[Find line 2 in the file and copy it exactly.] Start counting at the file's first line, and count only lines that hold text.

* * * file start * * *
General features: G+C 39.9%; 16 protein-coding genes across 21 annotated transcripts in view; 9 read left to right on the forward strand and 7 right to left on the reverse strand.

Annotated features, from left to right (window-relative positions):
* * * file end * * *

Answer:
Annotated features, from left to right (window-relative positions):